On Thursday, the New York Times reported on the U.S. Army’s new FM 7-22 Holistic Health and Fitness manual, a top-to-bottom revamp of the Army’s physical fitness training manual. The headline prompted some pretty entertaining responses on social media, with many making quips about Soldiers asleep on the job. To be fair, a headline like this sort of begs for jokes…
It would be dishonest for me, a Marine veteran, to say that I didn’t snort a bit when the story caught my attention. After all, the sibling rivalry between service branches is perhaps at its hottest among Marines and Soldiers. While I may embrace the humor in jokes about Marines eating crayons, that doesn’t mean I haven’t cracked a few jokes at the Army’s expense myself over the years. All in fun as it may be, sometimes the service-stereotypes we lean our humor on can be misconstrued by our civilian counterparts as genuine malice — So it seemed prudent to take a look at the changes in the Army’s new fitness manual with a bit more sincerity.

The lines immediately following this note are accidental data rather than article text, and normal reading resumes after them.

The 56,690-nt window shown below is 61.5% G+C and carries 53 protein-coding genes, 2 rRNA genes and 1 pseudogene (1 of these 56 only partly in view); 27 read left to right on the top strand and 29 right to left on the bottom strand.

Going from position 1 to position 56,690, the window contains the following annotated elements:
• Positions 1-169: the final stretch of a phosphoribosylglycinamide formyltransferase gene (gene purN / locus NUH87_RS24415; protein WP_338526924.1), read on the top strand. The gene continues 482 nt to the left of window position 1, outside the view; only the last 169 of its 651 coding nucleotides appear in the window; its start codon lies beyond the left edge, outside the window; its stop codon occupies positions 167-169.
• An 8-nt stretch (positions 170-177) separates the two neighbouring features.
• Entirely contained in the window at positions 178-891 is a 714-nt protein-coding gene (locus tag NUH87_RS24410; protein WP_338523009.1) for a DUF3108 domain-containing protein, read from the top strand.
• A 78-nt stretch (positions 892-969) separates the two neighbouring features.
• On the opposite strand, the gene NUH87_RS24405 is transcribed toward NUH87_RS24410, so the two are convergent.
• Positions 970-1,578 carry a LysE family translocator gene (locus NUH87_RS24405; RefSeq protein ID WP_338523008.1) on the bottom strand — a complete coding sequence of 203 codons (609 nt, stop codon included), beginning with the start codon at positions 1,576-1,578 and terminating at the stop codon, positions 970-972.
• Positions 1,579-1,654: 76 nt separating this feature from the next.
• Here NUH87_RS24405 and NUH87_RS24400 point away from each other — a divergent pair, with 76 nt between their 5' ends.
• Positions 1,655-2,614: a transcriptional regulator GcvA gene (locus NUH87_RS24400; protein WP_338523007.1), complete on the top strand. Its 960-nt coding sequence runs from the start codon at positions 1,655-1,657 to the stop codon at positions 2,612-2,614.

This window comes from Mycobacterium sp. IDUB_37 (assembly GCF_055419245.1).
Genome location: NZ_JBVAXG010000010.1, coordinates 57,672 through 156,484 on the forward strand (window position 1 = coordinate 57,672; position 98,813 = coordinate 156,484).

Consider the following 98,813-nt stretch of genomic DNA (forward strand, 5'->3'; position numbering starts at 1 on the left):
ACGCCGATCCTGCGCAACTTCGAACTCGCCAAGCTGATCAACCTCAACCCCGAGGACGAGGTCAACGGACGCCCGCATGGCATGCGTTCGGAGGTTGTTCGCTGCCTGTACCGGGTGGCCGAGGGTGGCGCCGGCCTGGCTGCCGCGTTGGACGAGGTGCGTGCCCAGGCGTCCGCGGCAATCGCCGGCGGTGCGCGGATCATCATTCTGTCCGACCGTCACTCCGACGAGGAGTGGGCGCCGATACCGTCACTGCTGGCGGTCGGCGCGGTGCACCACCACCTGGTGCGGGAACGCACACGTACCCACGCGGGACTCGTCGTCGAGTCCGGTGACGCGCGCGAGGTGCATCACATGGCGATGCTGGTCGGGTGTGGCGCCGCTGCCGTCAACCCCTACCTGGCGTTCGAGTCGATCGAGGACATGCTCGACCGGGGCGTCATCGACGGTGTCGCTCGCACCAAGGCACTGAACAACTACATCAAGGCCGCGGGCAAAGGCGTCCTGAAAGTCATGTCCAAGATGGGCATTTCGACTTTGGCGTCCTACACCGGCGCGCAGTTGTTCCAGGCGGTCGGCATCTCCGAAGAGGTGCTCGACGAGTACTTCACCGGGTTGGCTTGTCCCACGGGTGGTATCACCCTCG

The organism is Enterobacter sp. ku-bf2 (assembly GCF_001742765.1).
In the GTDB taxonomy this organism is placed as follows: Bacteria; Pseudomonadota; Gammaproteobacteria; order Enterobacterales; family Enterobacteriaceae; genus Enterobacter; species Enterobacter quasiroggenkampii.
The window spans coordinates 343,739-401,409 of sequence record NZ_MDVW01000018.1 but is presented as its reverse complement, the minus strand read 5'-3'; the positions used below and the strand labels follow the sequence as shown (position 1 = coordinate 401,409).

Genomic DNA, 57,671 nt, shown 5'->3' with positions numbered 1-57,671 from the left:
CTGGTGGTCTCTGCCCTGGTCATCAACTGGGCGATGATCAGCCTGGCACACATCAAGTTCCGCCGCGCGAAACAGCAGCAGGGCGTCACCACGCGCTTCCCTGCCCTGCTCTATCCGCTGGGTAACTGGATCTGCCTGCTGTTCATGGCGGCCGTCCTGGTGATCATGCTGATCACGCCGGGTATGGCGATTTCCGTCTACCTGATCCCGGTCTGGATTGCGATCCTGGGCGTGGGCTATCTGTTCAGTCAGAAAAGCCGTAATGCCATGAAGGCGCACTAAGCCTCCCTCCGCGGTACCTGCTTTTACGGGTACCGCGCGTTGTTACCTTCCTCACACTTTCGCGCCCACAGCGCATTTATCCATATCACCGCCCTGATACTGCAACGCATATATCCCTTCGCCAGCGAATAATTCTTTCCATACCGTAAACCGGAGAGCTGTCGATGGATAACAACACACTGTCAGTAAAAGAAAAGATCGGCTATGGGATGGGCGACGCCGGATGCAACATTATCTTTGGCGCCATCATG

This new manual doesn’t just focus on the benefit of napping; it goes on to outline how to leverage other (sometimes scoffed at) approaches to a person’s overall well being. It has sections that outline concepts like meditation, the interconnectedness of all things and all people, and prayer. Between that, and the Army’s use of the phrase “holistic fitness,” some have been eager to dismiss these guidelines as “new age” mumbo jumbo, but the truth is, both scientific data and my own anecdotal experience with service members in the field, support such a transition in our approach to health.